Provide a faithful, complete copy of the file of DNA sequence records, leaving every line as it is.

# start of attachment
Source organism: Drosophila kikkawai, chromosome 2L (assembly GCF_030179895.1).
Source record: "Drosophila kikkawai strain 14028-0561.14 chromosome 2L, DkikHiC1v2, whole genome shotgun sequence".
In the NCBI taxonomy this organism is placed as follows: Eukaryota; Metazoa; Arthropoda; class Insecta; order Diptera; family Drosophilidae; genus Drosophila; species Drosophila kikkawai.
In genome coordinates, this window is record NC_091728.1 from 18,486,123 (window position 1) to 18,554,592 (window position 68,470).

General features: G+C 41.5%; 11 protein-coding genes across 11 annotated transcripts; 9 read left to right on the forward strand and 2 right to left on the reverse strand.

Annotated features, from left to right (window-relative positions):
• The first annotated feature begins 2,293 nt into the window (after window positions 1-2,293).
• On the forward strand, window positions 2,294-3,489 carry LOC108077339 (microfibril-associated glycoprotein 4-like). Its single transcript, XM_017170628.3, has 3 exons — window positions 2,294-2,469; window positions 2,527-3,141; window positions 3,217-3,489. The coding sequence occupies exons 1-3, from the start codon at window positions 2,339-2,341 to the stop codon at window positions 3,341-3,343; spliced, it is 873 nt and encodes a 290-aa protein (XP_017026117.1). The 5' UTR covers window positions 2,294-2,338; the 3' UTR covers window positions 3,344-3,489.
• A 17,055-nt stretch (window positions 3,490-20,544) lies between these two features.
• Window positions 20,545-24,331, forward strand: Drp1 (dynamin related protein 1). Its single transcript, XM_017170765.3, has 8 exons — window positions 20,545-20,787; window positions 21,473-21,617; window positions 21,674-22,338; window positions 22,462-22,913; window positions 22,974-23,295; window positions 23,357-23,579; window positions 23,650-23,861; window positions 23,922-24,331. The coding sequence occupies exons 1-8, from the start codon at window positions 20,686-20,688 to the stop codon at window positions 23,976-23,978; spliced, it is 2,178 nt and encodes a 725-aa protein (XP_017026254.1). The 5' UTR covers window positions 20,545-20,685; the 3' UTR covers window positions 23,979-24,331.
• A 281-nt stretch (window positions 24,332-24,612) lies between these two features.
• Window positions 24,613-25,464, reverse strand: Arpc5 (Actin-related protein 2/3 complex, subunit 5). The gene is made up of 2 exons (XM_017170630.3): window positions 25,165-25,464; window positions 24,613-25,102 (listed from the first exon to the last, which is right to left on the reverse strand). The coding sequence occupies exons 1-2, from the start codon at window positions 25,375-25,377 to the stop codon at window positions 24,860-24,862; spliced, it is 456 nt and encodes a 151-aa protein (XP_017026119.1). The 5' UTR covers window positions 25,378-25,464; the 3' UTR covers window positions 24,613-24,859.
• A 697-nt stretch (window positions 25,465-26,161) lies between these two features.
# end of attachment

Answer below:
Source organism: Drosophila kikkawai, chromosome 2L (assembly GCF_030179895.1).
Source record: "Drosophila kikkawai strain 14028-0561.14 chromosome 2L, DkikHiC1v2, whole genome shotgun sequence".
In the NCBI taxonomy this organism is placed as follows: Eukaryota; Metazoa; Arthropoda; class Insecta; order Diptera; family Drosophilidae; genus Drosophila; species Drosophila kikkawai.
In genome coordinates, this window is record NC_091728.1 from 18,486,123 (window position 1) to 18,554,592 (window position 68,470).

General features: G+C 41.5%; 11 protein-coding genes across 11 annotated transcripts; 9 read left to right on the forward strand and 2 right to left on the reverse strand.

Annotated features, from left to right (window-relative positions):
• The first annotated feature begins 2,293 nt into the window (after window positions 1-2,293).
• On the forward strand, window positions 2,294-3,489 carry LOC108077339 (microfibril-associated glycoprotein 4-like). Its single transcript, XM_017170628.3, has 3 exons — window positions 2,294-2,469; window positions 2,527-3,141; window positions 3,217-3,489. The coding sequence occupies exons 1-3, from the start codon at window positions 2,339-2,341 to the stop codon at window positions 3,341-3,343; spliced, it is 873 nt and encodes a 290-aa protein (XP_017026117.1). The 5' UTR covers window positions 2,294-2,338; the 3' UTR covers window positions 3,344-3,489.
• A 17,055-nt stretch (window positions 3,490-20,544) lies between these two features.
• Window positions 20,545-24,331, forward strand: Drp1 (dynamin related protein 1). Its single transcript, XM_017170765.3, has 8 exons — window positions 20,545-20,787; window positions 21,473-21,617; window positions 21,674-22,338; window positions 22,462-22,913; window positions 22,974-23,295; window positions 23,357-23,579; window positions 23,650-23,861; window positions 23,922-24,331. The coding sequence occupies exons 1-8, from the start codon at window positions 20,686-20,688 to the stop codon at window positions 23,976-23,978; spliced, it is 2,178 nt and encodes a 725-aa protein (XP_017026254.1). The 5' UTR covers window positions 20,545-20,685; the 3' UTR covers window positions 23,979-24,331.
• A 281-nt stretch (window positions 24,332-24,612) lies between these two features.
• Window positions 24,613-25,464, reverse strand: Arpc5 (Actin-related protein 2/3 complex, subunit 5). The gene is made up of 2 exons (XM_017170630.3): window positions 25,165-25,464; window positions 24,613-25,102 (listed from the first exon to the last, which is right to left on the reverse strand). The coding sequence occupies exons 1-2, from the start codon at window positions 25,375-25,377 to the stop codon at window positions 24,860-24,862; spliced, it is 456 nt and encodes a 151-aa protein (XP_017026119.1). The 5' UTR covers window positions 25,378-25,464; the 3' UTR covers window positions 24,613-24,859.
• A 697-nt stretch (window positions 25,465-26,161) lies between these two features.